The outputs of Q3 and Q6 are connected to another cascode arrangement of Q7/Q8 and Q11/Q10. These allow better isolation of the outputs of the input stages from the pre-driver stages. A three-terminal programmable shunt regulator, transistor temperature sensors and VR2, allows the adjustment of the bias setting for the output power MOSFETs.

The output stage consists of a complementary pair of T0220-packaged BJT pre-drivers, Q16 through Q19. They isolate the output of Q8 and Q10 from the complementary output power MOSFETs, Q20 through Q23. Additional power output devices may be paralleled to the existing MOSFETs so that it can safely drive very low impedance loads.

                                                                              Project 51 Silkscreen and parts placement layer of PCB.

The prototype model was built on a 7.397” X 3.0” single-sided PCB. All components used in the prototype model are readily available standard parts. If you are interested in building this project and have read the Information and Policies section of this website, the schematic diagram, PCB layout (available only by request) and BOM are free, as is, no warranty.

Before powering up the project, be sure to check for very high resistance (∞) ohmmeter reading between drain of all power MOSFETs and the aluminum mounting bracket or heatsink. Also apply a generous amount of heatsink compound to the thermal metal pad of these transistors.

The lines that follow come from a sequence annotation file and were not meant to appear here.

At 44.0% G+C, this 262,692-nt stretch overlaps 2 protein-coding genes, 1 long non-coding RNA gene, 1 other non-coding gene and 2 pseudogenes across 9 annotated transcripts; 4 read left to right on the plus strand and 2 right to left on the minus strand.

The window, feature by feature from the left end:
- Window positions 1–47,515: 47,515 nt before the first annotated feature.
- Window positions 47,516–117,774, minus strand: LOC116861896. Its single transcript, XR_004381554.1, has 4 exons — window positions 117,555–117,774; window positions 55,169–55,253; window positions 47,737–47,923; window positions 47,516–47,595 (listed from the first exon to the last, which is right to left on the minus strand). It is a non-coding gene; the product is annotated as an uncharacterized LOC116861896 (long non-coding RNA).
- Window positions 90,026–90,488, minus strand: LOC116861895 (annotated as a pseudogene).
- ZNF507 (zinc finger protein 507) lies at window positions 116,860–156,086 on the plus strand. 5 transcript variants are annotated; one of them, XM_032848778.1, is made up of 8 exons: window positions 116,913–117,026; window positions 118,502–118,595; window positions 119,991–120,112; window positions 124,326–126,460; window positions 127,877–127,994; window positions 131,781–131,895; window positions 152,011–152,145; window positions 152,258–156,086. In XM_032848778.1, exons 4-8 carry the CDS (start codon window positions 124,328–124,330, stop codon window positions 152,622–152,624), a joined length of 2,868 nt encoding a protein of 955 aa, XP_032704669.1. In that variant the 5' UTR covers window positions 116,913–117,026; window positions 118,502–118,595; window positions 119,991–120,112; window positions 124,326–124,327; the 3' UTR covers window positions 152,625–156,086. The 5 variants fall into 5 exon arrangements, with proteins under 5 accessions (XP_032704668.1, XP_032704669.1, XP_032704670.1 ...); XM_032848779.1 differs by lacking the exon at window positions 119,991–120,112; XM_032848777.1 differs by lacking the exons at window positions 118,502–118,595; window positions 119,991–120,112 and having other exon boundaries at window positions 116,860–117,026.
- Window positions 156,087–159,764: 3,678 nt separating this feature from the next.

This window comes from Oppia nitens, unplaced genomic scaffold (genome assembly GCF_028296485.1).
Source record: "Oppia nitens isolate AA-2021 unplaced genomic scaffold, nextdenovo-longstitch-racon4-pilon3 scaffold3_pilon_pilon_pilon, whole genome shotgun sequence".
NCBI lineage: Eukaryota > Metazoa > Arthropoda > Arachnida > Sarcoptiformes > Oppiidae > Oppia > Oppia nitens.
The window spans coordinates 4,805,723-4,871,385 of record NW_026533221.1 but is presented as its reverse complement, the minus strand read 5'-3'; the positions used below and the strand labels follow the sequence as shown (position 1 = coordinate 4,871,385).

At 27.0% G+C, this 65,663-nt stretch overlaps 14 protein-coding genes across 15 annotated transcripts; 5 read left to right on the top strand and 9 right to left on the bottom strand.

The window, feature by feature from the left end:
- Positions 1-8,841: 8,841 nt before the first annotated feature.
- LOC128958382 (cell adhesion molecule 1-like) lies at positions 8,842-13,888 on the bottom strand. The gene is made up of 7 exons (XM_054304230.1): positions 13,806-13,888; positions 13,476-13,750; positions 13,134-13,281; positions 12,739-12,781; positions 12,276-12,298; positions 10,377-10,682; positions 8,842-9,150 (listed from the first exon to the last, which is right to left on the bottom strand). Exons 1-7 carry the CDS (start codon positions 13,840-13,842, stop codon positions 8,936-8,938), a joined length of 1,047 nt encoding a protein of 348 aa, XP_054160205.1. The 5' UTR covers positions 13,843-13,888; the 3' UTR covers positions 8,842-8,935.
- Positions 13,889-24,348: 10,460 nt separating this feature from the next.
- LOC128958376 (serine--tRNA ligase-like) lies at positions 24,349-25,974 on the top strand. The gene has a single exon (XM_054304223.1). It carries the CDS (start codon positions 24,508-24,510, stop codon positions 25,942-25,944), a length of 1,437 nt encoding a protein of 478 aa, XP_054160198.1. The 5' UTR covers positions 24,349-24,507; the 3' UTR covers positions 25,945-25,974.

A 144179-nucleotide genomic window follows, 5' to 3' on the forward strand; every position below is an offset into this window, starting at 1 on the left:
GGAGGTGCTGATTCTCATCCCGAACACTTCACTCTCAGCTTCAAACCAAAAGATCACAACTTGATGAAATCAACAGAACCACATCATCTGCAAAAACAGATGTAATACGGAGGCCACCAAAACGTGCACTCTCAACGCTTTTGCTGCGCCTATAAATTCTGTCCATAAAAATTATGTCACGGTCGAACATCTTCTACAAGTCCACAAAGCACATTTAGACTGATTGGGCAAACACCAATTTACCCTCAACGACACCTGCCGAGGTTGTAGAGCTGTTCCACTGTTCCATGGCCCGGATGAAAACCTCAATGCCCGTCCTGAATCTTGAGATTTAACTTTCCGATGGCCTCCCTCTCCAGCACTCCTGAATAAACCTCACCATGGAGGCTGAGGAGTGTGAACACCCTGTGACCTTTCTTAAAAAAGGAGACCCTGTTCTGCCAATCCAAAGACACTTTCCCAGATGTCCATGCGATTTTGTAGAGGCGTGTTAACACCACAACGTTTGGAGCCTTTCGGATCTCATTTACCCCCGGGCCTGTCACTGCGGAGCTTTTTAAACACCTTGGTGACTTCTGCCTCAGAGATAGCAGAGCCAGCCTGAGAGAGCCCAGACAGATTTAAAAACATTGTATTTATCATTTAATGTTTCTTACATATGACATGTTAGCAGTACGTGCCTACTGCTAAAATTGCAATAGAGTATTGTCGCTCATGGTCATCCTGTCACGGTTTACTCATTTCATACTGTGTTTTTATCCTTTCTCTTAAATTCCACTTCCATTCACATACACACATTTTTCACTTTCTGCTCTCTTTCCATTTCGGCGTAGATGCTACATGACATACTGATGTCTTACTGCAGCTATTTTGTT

The amplifier requires approximately ±64VDC power supply rails; produced from a rectified and filtered 90VCT at 300VA or higher power transformer. The picture above shows a digital panel voltmeter reading at approximately ±64VDC, obtained by connecting the AC input of the power supply to the AC output of a Variac transformer. Initially adjust the Variac transformer so that the panel voltmeter reads from 0V to about ±64VDC while observing the DMMs: connected at the output of the amplifier, across the source resistors, R26 and R28, and the overall current at F+ fuse terminals. Power off immediately if you have observed higher DMM reading from what’s shown in the picture. Check the PCB for any assembly errors. Apply power to the amplifier again when any fault has been determined and corrected. Allow the amplifier to warm up for more than 15 minutes before making any adjustments.